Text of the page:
Wednesday, May 27, 2015

Charge to Class of 2015: Share the Cookies

Last night we held commencement for the St. John's Episcopal School Class of 2015. I gave the following remarks as my charge to them:

When I had the good fortune to work with you a bit in class last year, I asked you to write moonshot essays. I hope you recall the notion of a moonshot vision—something really significant which others might deem impossible, but you believe it’s how you can change the world for the better. You had some amazing ideas, and I know you will have plenty more. In fact, we’re kind of counting on you to do so. I want to share with you three key things that can help you achieve a moonshot, whatever it might be. A simple chore. Cookies. Gratitude.
#1. Every morning, first thing, make your bed. No, your parents did not ask me to include this. You may be thinking what I thought at your age: Why do that when I’m just going to use it tonight? Here’s the reason, the only one that ever has made sense to me. Do that one easy thing, and you start the day with a victory. You’re 1-0, and you can build momentum. It’s also about responsibility and discipline. And how the little things can add up to big things.
#2. A few years ago, college researchers conducted an experiment replicated many times over. They broke students into three-person groups. One person was randomly appointed leader. Each group was put in a room and asked how to solve some difficult ethical problem, such as how to eliminate cheating or to broker world peace. Meanwhile, researchers observed them through a one-way window.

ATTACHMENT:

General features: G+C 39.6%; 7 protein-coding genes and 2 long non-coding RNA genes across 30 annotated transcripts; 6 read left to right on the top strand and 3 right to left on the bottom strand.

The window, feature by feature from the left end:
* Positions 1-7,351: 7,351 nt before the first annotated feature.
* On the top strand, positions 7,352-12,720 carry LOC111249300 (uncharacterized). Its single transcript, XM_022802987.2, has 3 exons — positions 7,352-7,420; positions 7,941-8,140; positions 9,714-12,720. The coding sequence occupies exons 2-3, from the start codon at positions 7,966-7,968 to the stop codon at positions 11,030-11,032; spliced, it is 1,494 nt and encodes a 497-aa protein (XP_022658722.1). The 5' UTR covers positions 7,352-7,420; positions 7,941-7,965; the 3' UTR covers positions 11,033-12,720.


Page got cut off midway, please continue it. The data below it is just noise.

After thirty minutes, someone brought the group four freshly-baked cookies. Yes, four cookies for three people.  Obviously each person got one cookie. But that left one cookie just sitting there temptingly, its delectable aroma wafting through the room. Awkward, right? Each person craving the cookie, yet pretending he or she was happy for others to have it. But it wasn’t awkward or hard to resolve at all. Because in almost every case, the leader grabbed the fourth cookie and ate it. More like devoured it with lip-smacking, drool-dripping, crumb-flying fervor. You know: in a way to emphasize who the leader was.
Now remember, this leader had been appointed randomly just 30 minutes earlier. His or her status was due entirely to luck. But evidently that was enough to make all of them assume they deserved the cookie rather automatically.